The speech given by General Pervez Musharraf was just a PR exercise. It was meant to please the international community in general and US in specific. General Musharraf is a person who is not to be trusted.
Jayant Mehta, USA
It is amusing to note that Pakistan is going this far only after an Indian military build-up. Likewise they rejected the Taleban only after Sept 11, fearing US retaliation. I would request the Indians keep them under pressure for some further time, until all the religious extremism from Pakistan is wiped clean.
Dr. R.P. Sehgal, Canada
Musharraf is trying to solve his problem (sectarian violence in Pakistan) by using India as an excuse. That is fine but he has nothing to sell to India in his speech (and the Indian leadership would be well advised not to buy what he is saying) as we do not care what happens to Pakistan. We have our own interests first, i.e. either Pakistan stops the proxy war against India or faces real war.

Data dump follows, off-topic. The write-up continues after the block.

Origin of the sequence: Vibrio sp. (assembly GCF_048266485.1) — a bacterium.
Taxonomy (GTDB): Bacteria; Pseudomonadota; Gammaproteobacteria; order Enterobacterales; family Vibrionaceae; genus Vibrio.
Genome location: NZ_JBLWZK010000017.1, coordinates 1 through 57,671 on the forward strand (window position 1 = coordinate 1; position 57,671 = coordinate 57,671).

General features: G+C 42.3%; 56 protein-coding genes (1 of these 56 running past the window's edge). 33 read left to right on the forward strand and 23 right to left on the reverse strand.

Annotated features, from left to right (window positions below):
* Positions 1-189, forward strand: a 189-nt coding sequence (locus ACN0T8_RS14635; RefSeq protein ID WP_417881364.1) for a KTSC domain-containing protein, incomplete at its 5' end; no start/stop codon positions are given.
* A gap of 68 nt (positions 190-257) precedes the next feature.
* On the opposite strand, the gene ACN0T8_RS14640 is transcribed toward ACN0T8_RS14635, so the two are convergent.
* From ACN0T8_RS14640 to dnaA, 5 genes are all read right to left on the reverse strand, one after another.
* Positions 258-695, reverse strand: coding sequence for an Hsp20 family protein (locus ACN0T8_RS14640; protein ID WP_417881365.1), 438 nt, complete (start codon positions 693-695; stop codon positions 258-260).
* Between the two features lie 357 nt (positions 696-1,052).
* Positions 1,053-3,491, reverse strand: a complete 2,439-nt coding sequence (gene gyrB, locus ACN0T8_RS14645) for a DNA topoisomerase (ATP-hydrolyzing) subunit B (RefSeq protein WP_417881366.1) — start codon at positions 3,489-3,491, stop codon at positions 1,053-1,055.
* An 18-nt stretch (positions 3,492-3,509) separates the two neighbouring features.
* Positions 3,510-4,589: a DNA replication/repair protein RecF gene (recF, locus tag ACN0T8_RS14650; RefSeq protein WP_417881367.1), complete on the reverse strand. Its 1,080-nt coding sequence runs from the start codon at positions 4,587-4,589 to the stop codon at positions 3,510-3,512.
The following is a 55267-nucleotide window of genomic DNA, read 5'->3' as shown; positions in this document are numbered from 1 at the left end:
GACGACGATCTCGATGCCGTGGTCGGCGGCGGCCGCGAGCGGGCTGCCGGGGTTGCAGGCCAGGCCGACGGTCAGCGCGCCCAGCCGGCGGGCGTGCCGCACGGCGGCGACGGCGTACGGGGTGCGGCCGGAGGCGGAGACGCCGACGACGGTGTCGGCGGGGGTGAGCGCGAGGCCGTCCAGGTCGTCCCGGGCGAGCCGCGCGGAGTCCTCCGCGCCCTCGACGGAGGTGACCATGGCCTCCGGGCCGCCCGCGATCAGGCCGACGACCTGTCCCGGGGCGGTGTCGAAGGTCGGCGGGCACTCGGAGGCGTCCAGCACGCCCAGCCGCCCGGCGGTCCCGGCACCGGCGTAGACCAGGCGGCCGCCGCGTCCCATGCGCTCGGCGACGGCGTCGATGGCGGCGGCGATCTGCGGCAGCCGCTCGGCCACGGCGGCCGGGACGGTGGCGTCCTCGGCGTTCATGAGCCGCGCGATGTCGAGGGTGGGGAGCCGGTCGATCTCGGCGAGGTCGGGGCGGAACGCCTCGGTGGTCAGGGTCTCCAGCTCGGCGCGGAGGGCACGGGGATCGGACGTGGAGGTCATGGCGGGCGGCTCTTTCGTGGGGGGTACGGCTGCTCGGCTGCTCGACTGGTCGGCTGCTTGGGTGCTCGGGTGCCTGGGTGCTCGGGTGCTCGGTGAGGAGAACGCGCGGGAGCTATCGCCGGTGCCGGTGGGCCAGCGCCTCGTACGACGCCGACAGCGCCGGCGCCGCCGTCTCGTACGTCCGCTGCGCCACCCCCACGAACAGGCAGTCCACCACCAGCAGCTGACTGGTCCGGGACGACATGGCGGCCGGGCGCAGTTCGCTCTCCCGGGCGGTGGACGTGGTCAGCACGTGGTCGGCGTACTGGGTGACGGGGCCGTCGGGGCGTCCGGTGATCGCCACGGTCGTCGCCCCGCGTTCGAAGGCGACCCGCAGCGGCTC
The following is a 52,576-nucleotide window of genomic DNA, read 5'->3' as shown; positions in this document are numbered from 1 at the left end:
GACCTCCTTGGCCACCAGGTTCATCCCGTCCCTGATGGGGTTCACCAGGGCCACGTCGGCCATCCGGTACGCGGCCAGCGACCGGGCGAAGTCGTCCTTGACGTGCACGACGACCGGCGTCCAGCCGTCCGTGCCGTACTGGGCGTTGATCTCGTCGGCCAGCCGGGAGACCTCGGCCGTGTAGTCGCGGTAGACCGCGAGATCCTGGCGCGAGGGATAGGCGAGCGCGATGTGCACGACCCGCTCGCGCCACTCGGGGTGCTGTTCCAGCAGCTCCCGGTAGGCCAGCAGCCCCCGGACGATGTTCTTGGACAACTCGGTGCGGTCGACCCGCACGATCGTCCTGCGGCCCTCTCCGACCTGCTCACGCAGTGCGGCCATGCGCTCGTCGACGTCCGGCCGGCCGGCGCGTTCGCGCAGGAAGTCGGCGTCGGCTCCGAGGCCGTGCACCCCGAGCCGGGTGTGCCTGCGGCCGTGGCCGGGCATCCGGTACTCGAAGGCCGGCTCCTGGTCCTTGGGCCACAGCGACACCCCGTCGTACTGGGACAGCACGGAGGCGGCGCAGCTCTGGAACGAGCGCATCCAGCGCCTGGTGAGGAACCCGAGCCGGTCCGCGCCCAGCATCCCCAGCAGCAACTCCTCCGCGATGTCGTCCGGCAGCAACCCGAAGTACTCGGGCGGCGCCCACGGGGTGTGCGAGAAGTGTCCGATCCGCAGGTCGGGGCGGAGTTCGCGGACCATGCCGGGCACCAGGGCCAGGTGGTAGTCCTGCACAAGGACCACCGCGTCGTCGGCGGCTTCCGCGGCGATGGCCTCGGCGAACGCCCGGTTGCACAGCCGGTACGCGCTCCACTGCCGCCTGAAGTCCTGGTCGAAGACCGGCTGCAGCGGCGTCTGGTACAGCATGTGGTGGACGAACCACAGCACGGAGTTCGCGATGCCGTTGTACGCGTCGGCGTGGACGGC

Farid Khan, USA/Pakistan
This is a historic speech indeed. President Musharraf has taken on the forces of bigotry and extremism, without giving up Pakistan's principled stand on the disputed state of Kashmir. The only people who will be disappointed by his speech are the extremists in Pakistan and those Indians who had been hoping that President Musharraf would "beg India for forgiveness".
Michael Entill, UK
The thing Muslims must understand is that the reputation of Islam is being severely damaged internationally by the activities of the numerous terror groups claiming Islam as their motivation.
Let's see what happens next.
Arif Sayed, Dubai, UAE
Islamic extremism is a seedbed for terrorism and it should be stamped out. Musharraf's measures may not please Amnesty International but we are at war with terror and in a war, anything goes.